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Delta variant 'doubles hospital risk' but two jabs offer strong protection - study
14 June 2021, 15:15 | Updated: 14 June 2021, 15:17
The Delta variant of Covid-19 first found in India doubles the risk of hospital admission compared to the Kent variant, but two doses of the vaccine still provide strong protection, a new study suggests.
Preliminary results analysing data from 5.4 million people in Scotland found the Delta variant is associated with an increased rate of hospitalisation.
While vaccines still significantly reduce the risk of being admitted to hospital, strong protection against the Delta variant was not seen until at least 28 days after the first vaccine dose, researchers found.
A second dose of the vaccine still appears to be essential in protecting against severe Covid-19 with the new variant, however the new research suggests the vaccines may be slightly less effective compared to the Kent (Alpha) variant.
The two doses of the Pfizer/BioNTech jab was found to provide 79 percent protection against infection from the Delta variant, compared with 92 percent against the Alpha variant.
Meanwhile two doses of the Oxford/AstraZeneca vaccine offered 60 percent protection against infection with the Delta variant compared with 73 percent for the Alpha variant.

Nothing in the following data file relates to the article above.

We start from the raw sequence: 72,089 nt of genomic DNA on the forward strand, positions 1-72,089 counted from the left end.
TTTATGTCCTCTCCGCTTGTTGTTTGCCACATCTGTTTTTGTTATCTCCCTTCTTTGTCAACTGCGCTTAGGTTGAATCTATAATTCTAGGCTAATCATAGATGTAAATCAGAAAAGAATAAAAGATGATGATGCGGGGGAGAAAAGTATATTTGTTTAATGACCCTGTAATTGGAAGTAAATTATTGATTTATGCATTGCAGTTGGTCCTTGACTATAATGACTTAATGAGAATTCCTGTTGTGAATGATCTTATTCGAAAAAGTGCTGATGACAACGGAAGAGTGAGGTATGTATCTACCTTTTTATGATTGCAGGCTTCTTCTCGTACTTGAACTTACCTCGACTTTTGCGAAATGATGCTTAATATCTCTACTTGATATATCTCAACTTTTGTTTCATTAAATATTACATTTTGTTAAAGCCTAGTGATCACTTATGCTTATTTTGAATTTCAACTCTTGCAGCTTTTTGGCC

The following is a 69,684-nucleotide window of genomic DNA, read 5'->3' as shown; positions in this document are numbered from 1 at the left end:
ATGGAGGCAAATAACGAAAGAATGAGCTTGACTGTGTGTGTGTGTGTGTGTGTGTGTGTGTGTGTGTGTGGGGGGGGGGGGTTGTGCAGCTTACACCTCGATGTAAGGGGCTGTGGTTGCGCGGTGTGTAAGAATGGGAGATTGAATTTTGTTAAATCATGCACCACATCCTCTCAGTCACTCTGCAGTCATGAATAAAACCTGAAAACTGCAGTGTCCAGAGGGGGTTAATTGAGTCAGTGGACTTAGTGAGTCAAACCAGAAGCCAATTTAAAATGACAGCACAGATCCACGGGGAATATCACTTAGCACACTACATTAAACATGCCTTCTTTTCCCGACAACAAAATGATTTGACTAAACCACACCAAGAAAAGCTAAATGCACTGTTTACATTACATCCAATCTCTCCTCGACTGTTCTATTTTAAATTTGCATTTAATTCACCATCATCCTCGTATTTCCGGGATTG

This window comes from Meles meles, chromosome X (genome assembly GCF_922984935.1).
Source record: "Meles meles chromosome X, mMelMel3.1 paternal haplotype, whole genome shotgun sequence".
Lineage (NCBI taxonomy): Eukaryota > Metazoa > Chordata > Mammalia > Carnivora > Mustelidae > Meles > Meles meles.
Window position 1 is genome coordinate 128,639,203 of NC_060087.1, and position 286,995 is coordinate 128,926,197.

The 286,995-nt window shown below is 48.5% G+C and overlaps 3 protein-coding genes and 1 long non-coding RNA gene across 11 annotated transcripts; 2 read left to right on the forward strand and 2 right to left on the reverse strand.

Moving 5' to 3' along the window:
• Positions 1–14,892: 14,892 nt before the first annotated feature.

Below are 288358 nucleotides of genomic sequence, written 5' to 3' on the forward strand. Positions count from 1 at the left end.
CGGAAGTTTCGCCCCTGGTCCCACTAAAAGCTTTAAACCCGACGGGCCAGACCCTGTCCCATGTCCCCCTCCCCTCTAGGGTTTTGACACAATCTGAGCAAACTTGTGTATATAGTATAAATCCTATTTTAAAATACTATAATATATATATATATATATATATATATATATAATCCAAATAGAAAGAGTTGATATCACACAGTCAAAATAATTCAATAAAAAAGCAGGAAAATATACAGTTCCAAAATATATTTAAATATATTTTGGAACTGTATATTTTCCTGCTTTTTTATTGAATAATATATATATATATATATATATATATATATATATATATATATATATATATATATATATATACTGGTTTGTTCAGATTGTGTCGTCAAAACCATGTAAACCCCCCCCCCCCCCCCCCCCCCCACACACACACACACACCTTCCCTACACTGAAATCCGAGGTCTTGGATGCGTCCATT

But experts say this lower effectiveness may reflect that it takes longer to develop immunity with the Oxford jab. The researchers also warned that because of the observational nature of the study, data about vaccine effectiveness should be interpreted with caution.
The study's authors said their findings have been passed on to scientists advising the government about the relaxation of measures on 21 June.
Prime Minister Boris Johnson is expected to announce a four-week delay to England's "Freedom Day" in an address to the nation at 6pm on Monday.
Tory MPs and business leaders have led a furious backlash against the proposals, but epidemiologists and vaccine experts say with the Delta variant is now dominant in the UK the delay is necessary to allow more people to be fully vaccinated.
Edinburgh Professor Aziz Sheikh, who lead the latest study into the Indian variant of concern, said: "If there is a delay, I think that will give us the opportunity to widen [vaccine] coverage, which is incredibly important for those who at the moment have only got one dose."
He continued: "Whilst possibly not as effective as against other variants, two doses of the Pfizer/BioNTech and Oxford/AstraZeneca vaccines still offer substantial protection against the risk of infection and hospitalisation.
"It is therefore really important that, when offered second doses, people take these up, both to protect themselves, and to reduce household and community transmission."